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Conceptual design of dedicated batch versus continuous processing in multireaction step processes
Typically agricultural chemicals, specialty chemicals, and pharmaceuticals production have low production rates and a number of reactions followed by solid/liquid separations; in addition, the reaction intermediates are generally not commercially available. Therefore, the complete process must be designed. A systematic procedure to synthesize flowsheets for this type of process was explored, expanding the methodology originally developed by Malone and Iribarren (Iribarren et al. 1994) and Douglas (1985, 1988) for liquid/vapor processes. Initially, the continuous process is considered. To better understand the interactions in and the differences between crystallization flowsheets, crystallization alternatives were examined for Itaconic Acid, a single reaction step process. The results indicate that the crystallization alternatives had similar costs. Subsequently, the batch process was investigated and compared to the continuous process. In the Itaconic Acid process, the major economic trade-offs were similar and the economically dominant design variables (crystal sizes) as well as the most important parameter (crystallization kinetics exponent) were the same for both types of processing. A second case study, the solid/liquid units in the production of Fenvalerate, a multireaction step process, also had similar results. In addition, the conventional rule-of-thumb for type of processing (indicating a preference for batch process at low production rates and for continuous process at high production rates) was confirmed for Itaconic Acid. However, due to the structure of the Fenvalerate process (high conversions favored), the batch process always had the lower cost. Finally, the merging of batch unit operations was studied. In both the Itaconic Acid and the Fenvalerate processes, the merged processes had large economy-of-scale savings compared to the batch process and the best alternative merged all possible units. This design methodology provides useful insights into process synthesis; identifying flowsheet alternatives, economic trade-offs, and dominant design variables and parameters in a systematic fashion. It is believed that the results obtained in these case studies by the application of this procedure are typical for low production rate, solid/liquid, multireaction step processes. These case studies indicate that the economics in this type of process are relatively insensitive to the structure of the crystallization flowsheet, but are extremely sensitive to the particulars of the crystallization (the crystal size and the crystallization kinetics).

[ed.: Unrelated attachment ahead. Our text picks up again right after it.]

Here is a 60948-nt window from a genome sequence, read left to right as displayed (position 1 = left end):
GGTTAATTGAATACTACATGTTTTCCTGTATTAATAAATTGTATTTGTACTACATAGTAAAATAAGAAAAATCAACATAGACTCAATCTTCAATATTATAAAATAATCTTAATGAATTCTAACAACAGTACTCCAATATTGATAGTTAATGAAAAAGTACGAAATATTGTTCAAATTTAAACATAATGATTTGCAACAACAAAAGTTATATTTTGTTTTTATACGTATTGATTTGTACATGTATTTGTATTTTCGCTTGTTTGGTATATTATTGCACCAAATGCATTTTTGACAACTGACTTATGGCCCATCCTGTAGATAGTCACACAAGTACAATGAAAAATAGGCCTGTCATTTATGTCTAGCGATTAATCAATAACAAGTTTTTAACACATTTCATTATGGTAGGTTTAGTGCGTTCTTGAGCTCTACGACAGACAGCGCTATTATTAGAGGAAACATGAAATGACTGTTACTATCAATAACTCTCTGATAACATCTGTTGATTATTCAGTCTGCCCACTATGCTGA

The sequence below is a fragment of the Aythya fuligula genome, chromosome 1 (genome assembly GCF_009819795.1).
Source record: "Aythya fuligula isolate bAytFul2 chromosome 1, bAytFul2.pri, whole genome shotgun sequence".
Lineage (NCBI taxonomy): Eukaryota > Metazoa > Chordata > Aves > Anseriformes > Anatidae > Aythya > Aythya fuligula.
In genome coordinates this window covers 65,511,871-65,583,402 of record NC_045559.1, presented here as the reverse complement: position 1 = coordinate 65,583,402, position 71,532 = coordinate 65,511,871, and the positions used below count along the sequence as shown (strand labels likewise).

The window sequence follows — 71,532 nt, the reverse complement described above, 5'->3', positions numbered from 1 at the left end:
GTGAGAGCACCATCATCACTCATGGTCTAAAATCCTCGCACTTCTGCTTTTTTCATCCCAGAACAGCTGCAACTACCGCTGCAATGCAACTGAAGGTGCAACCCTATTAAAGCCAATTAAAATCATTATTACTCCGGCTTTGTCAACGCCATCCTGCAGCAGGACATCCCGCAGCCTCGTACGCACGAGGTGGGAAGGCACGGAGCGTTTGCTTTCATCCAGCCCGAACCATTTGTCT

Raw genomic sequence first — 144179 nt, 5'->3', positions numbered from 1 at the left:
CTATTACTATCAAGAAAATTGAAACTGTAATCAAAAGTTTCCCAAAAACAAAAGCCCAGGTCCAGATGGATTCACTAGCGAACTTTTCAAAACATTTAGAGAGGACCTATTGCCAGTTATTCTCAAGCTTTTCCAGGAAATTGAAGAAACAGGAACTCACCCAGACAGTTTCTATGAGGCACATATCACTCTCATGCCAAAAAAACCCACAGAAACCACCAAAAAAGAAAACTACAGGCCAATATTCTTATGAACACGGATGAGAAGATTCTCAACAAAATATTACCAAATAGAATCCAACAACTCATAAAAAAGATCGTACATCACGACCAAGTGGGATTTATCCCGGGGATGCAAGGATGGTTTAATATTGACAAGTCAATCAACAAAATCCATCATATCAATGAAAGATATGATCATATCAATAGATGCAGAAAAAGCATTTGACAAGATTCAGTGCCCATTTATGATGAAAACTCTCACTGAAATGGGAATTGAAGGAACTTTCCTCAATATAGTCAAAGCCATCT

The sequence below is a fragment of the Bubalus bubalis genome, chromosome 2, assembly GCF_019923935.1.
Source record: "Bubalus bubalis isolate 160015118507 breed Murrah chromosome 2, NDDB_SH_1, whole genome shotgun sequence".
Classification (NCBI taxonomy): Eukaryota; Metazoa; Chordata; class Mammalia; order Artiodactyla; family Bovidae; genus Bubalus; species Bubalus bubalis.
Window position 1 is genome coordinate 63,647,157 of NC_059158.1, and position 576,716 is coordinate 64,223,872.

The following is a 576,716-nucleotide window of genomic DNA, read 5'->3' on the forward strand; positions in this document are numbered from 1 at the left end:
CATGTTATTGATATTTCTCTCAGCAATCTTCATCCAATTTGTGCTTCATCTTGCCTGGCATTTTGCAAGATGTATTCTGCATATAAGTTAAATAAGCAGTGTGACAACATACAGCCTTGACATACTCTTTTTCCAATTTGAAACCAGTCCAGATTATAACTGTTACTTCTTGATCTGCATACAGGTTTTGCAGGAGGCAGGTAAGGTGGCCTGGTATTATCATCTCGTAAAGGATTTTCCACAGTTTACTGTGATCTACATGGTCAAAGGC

Seymour, Christine Barner, "Conceptual design of dedicated batch versus continuous processing in multireaction step processes" (1995). Doctoral Dissertations Available from Proquest. AAI9606558.